the podcast recap episode with aj & rory vaden

Ep 115: Top Secrets to Effective Speaking with Vanessa Van Edwards | Recap Episode

While many see public speaking as an art, Vanessa Van Edwards has reduced it to a science that can be taught. Today we recap key insights from our conversation with her on what you can do to be a more effective speaker. Our first takeaway, we talk about how hand gestures can build trust with your audience and how your body can be used to convey your message.

After touching on Vanessa’s data-driven process, we discuss what she did to make her Ted Talk go viral. We review her actionable steps before focusing on an important lesson — that how you use the stage can either diminish or empower your presentation. We then chat about the benefits of standing and delivering your message versus intentionally moving across the stage.

Our last takeaway centers on why you should get your content on YouTube, a recurring theme among our latest episodes. Tune in to hear how you can level up your speaking game, along with specifics on what YouTube can do for your brand.

Listen to the episode below

Key takeaways from this episode

  • How hand gestures can establish trust with your audience.
  • Appreciating the research underpinning Vanessa’s conclusions.
  • As a speaker, how you can use your body to structure your talk and convey information.
  • Why speaking is a science that can be analyzed and taught.
  • Exploring what you can do to make your Ted Talk go viral.
  • How you can use the stage to enhance the power of your presentation. 
  • A reminder that you should get your content onto YouTube.
  • How the value of YouTube content can increase over time, unlike other platforms.

Tweetable Moments

“There’s a formula for making your Ted Talk go viral that has little to do with your Ted Talk itself and a lot to do with how you make sure that people see it.” — @aj_vaden [0:08:08]

“One of the most tactical ways to enhance the power of your presentations is to plant your feet solid, look people directly in the eye, and deliver a message.” — @roryvaden [0:09:26]

“People don’t just listen with their ears. They listen with their eyes.” – @aj_vaden

About Vanessa Van Edwards

Vanessa Van Edwards is the national bestselling author of Captivate: The Science of Succeeding With People, which has been translated into 16 languages. As founder of Science of People, Vanessa researches human behavior, communication and the science of relationships. Her innovative work has been featured on CNN, NPR, Fast Company, and Entrepreneur magazine. Her YouTube videos and viral TEDx London Talk have been seen by over 30 million people. For over a decade, Vanessa has been teaching science-backed people skills to audiences around the world, including SXSW and MIT, and at companies including Google, Dove, Microsoft, Facebook, Comcast, and American Express. 

Links Mentioned

Vanessa Van Edwards on LinkedIn —

Vanessa Van Edwards on Twitter —

The Science of People —

Captivate: The Science of Succeeding with People

Global Leadership Summit —

Jason Dorsey Episode —

Meaghan Connell and AJ Yager Episode —

‘You Are Contagious’ —

Cavett Robert —

Mike Todd —

The Chosen

Brand Builders Group Consultation Call —

Take The Stairs —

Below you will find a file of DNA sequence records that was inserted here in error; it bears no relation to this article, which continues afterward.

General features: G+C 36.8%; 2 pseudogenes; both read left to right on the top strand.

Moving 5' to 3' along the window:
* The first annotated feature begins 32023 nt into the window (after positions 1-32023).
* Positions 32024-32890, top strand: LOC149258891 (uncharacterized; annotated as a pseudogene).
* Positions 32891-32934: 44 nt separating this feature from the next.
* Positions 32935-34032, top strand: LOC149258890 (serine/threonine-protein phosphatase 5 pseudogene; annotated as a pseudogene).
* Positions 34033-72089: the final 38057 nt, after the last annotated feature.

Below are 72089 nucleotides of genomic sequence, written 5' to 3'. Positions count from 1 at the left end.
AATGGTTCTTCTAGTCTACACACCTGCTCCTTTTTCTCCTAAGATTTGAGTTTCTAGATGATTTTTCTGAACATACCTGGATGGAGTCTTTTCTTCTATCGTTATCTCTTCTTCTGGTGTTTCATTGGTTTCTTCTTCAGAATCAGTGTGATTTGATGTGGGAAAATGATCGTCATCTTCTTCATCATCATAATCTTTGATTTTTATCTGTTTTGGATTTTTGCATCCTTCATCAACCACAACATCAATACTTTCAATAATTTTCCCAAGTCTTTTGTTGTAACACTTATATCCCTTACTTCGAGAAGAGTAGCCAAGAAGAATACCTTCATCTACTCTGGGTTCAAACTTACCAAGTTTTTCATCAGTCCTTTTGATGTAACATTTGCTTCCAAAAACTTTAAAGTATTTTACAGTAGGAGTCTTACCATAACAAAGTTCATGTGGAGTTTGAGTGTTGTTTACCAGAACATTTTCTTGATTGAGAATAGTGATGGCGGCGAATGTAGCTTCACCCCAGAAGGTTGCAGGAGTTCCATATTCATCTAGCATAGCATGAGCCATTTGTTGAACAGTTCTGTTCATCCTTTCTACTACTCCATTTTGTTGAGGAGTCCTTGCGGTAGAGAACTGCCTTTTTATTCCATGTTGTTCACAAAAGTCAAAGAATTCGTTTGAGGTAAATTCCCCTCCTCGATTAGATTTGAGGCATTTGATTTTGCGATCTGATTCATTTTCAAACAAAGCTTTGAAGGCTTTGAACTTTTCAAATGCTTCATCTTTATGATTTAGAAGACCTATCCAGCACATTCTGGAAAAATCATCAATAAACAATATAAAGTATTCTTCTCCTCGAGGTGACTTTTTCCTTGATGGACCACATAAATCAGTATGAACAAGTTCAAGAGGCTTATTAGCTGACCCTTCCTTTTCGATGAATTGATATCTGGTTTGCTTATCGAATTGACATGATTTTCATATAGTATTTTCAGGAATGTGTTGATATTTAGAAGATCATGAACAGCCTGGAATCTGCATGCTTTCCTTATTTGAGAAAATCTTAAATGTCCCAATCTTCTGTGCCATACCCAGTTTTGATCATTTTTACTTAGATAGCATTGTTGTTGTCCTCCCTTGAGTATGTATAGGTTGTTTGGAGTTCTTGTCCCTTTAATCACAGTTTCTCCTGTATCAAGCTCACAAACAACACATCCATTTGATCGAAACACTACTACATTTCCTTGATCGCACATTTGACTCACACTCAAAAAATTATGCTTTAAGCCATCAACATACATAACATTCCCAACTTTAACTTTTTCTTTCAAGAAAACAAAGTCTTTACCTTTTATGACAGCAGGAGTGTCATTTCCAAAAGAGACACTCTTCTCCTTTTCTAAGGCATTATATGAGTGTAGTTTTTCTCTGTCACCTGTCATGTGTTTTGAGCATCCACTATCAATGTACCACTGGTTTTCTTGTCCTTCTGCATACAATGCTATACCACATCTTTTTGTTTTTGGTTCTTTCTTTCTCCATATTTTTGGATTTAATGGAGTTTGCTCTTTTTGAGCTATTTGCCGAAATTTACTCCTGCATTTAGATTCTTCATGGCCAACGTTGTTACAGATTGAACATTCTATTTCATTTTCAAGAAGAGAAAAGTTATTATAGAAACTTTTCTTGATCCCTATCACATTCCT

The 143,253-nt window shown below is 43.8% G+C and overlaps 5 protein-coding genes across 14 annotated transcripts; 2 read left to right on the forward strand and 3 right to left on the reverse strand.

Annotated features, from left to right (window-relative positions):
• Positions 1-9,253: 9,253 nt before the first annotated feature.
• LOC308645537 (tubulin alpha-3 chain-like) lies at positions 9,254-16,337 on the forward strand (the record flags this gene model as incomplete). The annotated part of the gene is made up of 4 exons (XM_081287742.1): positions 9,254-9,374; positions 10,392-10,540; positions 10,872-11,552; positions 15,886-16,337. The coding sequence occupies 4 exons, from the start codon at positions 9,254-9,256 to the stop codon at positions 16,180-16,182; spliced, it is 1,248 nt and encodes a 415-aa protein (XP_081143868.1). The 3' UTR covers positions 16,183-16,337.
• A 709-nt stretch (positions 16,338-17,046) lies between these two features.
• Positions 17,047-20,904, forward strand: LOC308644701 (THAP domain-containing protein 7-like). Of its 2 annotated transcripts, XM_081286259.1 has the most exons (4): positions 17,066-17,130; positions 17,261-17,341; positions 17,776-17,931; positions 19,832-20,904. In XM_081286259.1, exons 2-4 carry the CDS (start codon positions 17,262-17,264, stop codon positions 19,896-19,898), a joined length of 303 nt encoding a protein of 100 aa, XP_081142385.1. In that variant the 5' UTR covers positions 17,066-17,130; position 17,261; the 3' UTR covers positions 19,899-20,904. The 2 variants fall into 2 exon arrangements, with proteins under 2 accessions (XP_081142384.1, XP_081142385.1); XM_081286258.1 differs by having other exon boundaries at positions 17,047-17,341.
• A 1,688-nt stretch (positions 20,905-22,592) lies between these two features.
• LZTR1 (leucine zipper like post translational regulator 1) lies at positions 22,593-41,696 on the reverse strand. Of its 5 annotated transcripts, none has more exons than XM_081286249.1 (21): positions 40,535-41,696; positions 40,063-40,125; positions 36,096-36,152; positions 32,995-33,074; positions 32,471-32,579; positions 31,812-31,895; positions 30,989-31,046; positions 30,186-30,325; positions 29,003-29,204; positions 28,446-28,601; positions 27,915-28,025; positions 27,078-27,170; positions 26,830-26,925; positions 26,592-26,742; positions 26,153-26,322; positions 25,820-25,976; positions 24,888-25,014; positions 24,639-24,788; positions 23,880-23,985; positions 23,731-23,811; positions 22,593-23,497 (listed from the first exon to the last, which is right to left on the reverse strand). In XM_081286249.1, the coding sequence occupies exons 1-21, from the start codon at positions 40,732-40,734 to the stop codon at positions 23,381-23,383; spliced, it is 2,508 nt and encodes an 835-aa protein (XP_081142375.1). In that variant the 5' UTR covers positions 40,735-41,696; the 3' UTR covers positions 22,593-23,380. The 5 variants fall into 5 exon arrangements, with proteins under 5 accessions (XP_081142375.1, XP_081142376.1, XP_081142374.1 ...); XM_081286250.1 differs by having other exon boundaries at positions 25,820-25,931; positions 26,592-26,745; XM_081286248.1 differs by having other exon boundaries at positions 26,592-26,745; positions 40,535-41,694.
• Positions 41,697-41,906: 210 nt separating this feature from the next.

[Inaudible] And we are back with another recap edition of the influential personal brand podcast. Today, we are breaking down the interview with our new friend, Vanessa van Edwards, who we shared the stage with at the global leadership summit, which was awesome. And I’m actually really curious to hear AJ’s top three takeaways because this was, you know, really into the science of delivery. I feel like in presentation mechanics. So why don’t, why don’t you kick us off? Oh, my honest, my first feedback was literally like the first part of the interview. She talks about her research and her book, captivate sales, which she said that hand gestures show trust. I was like, wow, Rory Vaden is the most trustworthy person on the planet. This is great for you. There is, there’s a future for you As a speaker, I can do it. I could do it. I was literally laughing out loud because just about after every podcast recap, I’m like, what is with you and the hand gestures. And then I realized I do the same thing monitor. I’ll just like blow for where you guys can see. But Rory is like literally hands coming, all the places all the time. And I’m like, wow, you’ve got a lot of trust going for you. Apparently, other than you always, you always make fun of me for my facial expressions. Those, those are different because no, it’s not the exaggerated ones. Those are entertaining. It’s the ones, his facial expressions are very expressive, very negative. My neutral looks very Negative. True. It’s true. So anyways, I just thought that was really fascinating and the fact that they actually watched every single Ted talk that was released in 2010 and compared all these things. And I really appreciate the data that goes into some of these findings, because if you just listen to them without, you know, the data driven back on her, like but I thought it was really fascinating and really interesting in terms of just like the fact that you use your hands shows like the passion and emotional involvement, but then the cues that it relates back to the audience of, you know, simply saying, Hey, there are three things that we’re going to discuss in this recap today, you make this visual connection with the verbal conversation, that there are three things. And I thought that was really fascinating. And just really a great reminder of like, people don’t just listen with their ears. Right. They listen with their eyes and I love that whole concept. So that was my first takeaway. But mostly you hear so many I’m sure Rory was sitting there going. Yep. Yep. I, I, yeah. I thought that the whole way that she said that your gestures are basically a second talk. Yeah. There, what did she say? You’ve got to, she said you have two different like content delivery. Yeah. Two scripts. It’s like the words out of your mouth. And then, and then your gestures are like a whole second one. So I love that. And then the other thing is I was so excited and Vanessa and I nerded out after the interview was over because y’all, I did this, this was how I got started with in the world championship of public speaking for Toastmasters, I took 20 years of championships speeches, which was 200 speeches, analyzed them, graphed them, dissected them, and fact on what was the, we, I don’t know if we’ve shared this story. This is what, yeah. We weren’t even dating a year. So it was like six months in maybe So on my birthday the first year that AJ and I were dating you, what did you tell me? We could do anything. I wanted anything you wanted. She told me we could do anything I wanted, honestly, Because we were also living long distance. And so I was with you on your birthday. I’m like, whatever you want to do I’m game. And so I said, we’re going to spend the whole day watching world championships speeches from all the Toastmaster competitions. And you were such a trooper, babe. I was, but I will tell you that’s the last time that I’ve ever said whatever you want, but no, it was actually, it was mostly pretty good, but you know, I was like, we were like watching videos from like the late seventies and early eighties at the time. And I’m like, do we really have to go 20 years, Mark Brown. That was the day you fell in love with Mark Brown as a physical person from his speech. But so anyways, just for you, like the takeaway for me was this reminder that there is a science to this and, and all the things that we teach at world-class presentation craft are based on a science, a study, the research of, of these kinds of things. And if you’ve either been to that event or you, you know, you’re like me and you sort of nerd out about those things, I was just excited. Cause Vanessa seems like another great resource for people that really love the science part of, I don’t know, here I am using my hands. I can’t, I can’t stop it. I can’t stop it. The hands they just go. They just, they just go. So, yeah. So that was gestures. What was your second? My second one was really, I, this was so thoroughly fascinated around this whole concept of how do you make a Ted talk go viral. And again, what I love so much about all of this is that it’s not just ideas, right? This is like there it’s very, data-driven it’s data specific it’s research research. I love that. And I think that, to me, it goes back to one of the recent interviews we had with Jason Dorsey around like information and data is your new competitive advantage. And same thing. We had another interview with Aja Yeager and Megan canal. I’m just like data matters, right? Those insights that you gather really matter. And talking about the titles. And so she was very specific and how she really wanted to create a title that was like a command statement that you are something right. So her title of her Ted talk is your contagious. She talks a lot about how this a little bit different right now during COVID, but again, it’s just like really putting thought and intention into what would people search? What would people be attracted to? How are people gonna find me? And then I thought this was just so fascinating and I’ve really never heard anyone talk about it. The way that she did is the intentionality put behind getting on people’s playlists on YouTube. So just very definitive focus and intention on making sure that her YouTube strategy was intact, which will lead to my third point in a second. But just the whole concept of, you know, there’s a formula for making a Ted talk go viral that really has not as much to do with your Ted talk itself and what you do to make sure people see it. Yeah. Th that thing about the YouTube playlist was cool because everyone wants to like reach out to the speaker, but she is like, I’m much more interested in reaching out to the person who has a playlist that nobody ever reaches out to, but they have like these really popular playlist. Yeah, that was super cool. Another tactical thing for me, that was just a good reminder, which I actually never realized the brilliance of what Ted did with the red circle. You know, if they do this red circle, the speaking, the dot and you have to stay within the dot. And normally when you take like presentation skills classes, they teach you to use the stage. We talk about that at presentation, craft of different sections of the stage. I mean different things, but one of the big risks is that especially non-professional speakers or early speakers, they have this shifty stance where they’re just always sort of like waffling back and forth and just wandering the stage like meandering aimlessly. And it really takes away from the power of stand and deliver, which was like classic sort of like 1970s 1960s, I think of like more Utley or Cavett, Robert just standing there with a microphone and just like delivering. And that is, that is one of the most tactical things you can do to enhance the power of your presentations is to plant your feet solid, look, people directly in the eye and deliver a message, right. Not just wandering around because you heard, Oh, you should use the stage, but locking your feet on those key moments in those key points. And that was just a good reminder for me to get back to the basics of like, yeah, I need a lock. I need a lock in place every once in a while. So that was super Tactical. Same time she talked about the importance of intentional gestures. Yeah. Not just, you know, using hands for the sake of using hands, not knocking the microphone, but for the sake of like, where are you going to place these and what impact does that have? Same thing. Same thing goes for using the stage, Go to a location plant deliver, go to another location, plant deliver. Don’t just take it back and forth. Yeah. So that was, that was really good reminder. Yeah. I love that. So then my third and final point was just a great reminder again, which I just keep hearing more and more about this from so many people that we interview on the podcast is like, get Joe self on YouTube. And I just feel like this has been this recurring theme that you don’t hear all the places, but we have heard it repeatedly. Over the last 12 months from all of our guests coming on of, you know, YouTube is still a little bit the wild wild West, right? You’ve got affordable advertising still on YouTube. You’ve got amazing search abilities on YouTube. You’ve got the ability to emotionally connect. It’s all video driven. We already know the data around video and how that’s going specifically with the emerging generations with gen Z. And I can’t even imagine the one after that where video is the most intimate aspect. And I loved what she said. It’s like, if you’re selling a video course, then you should be on video selling your video course and no better way to be on video than on YouTube. And just like just little things that you’re like, you know, innately, but you’re like, Oh yes. The so those were just really great, but I think, I mean, everyone who is listening, if you listen to this podcast on a recurring basis, then you have heard multiple people talk about the importance of YouTube and the growing importance of YouTube if for a personal brand or for anyone. So I think this was just another, you know, kind of like, Yeah, we’ve never, I’ve never placed, I think I’ve missed the boat on YouTube, which I talked about. Yeah, there’s still time. But, but I, like, I just have never realized just the power, the magnitude of everything that YouTube is. And there were two things about YouTube, cause this was my third takeaway too, that like YouTube is King. It’s like King of the social media is other than podcasting. But I, I think number one is that YouTube, unlike the other social media platforms, the longer the video has been around, the more valuable, Right, totally opposite opposite, totally Instagram and Twitter and Facebook, which is constantly pushing stuff down in the feed. Which is true about a blog and a website also because it’s, it’s like everything, Google, that’s the case. It’s like a fine wine with age. It gets better with all the other social platforms older is, is gone. And then the other thing, remind me, I can’t actually, I can’t, if this was recorded, did we talk about the power of being in the living room and watching the video because you and I are watching the mic, Todd. Yeah. And also we talked about the TV series, the chosen chosen. So we’ve got this emerging kind of like thing happening with it is to, yeah. I mean, we link it to our TV and that’s what we want, Literally sitting down to watch church to watch sermons, to watch. But that is where we watch our, most of our church sermons specifically this year. That is yeah. And, and sometimes, and sometimes in your bedroom, right. Like We don’t, but people do. And I just think that’s really a great reminder of like this isn’t like this literally is where people are watching TV series, they’re watching sermon series. So why wouldn’t they also be getting all their content there? And the fact is they are, but you just don’t hear a ton of people talking about it, but you’re going, Yeah. And we’re doing it. We’re, we’re ramping up. We’ve been, we, we recorded our first set of YouTube ads. Last week. They’re not live yet, but we’re going to be running those. And you know, we’ll report back to you on how those work. But anyways, Vanessa van Edwards, my fellow speaking research nerd. I’m so glad to have met. Yeah. What you have created right here. Yes. And now I am empowered. I am empowered for full head gestures Meaning, but so anyways, check out the interview. Thank you for being here. We hope you get in practical takeaways. That’s what we’re aspiring to do. We’re grateful for you. Have a great one. We’ll catch you next time on the influential personal brand.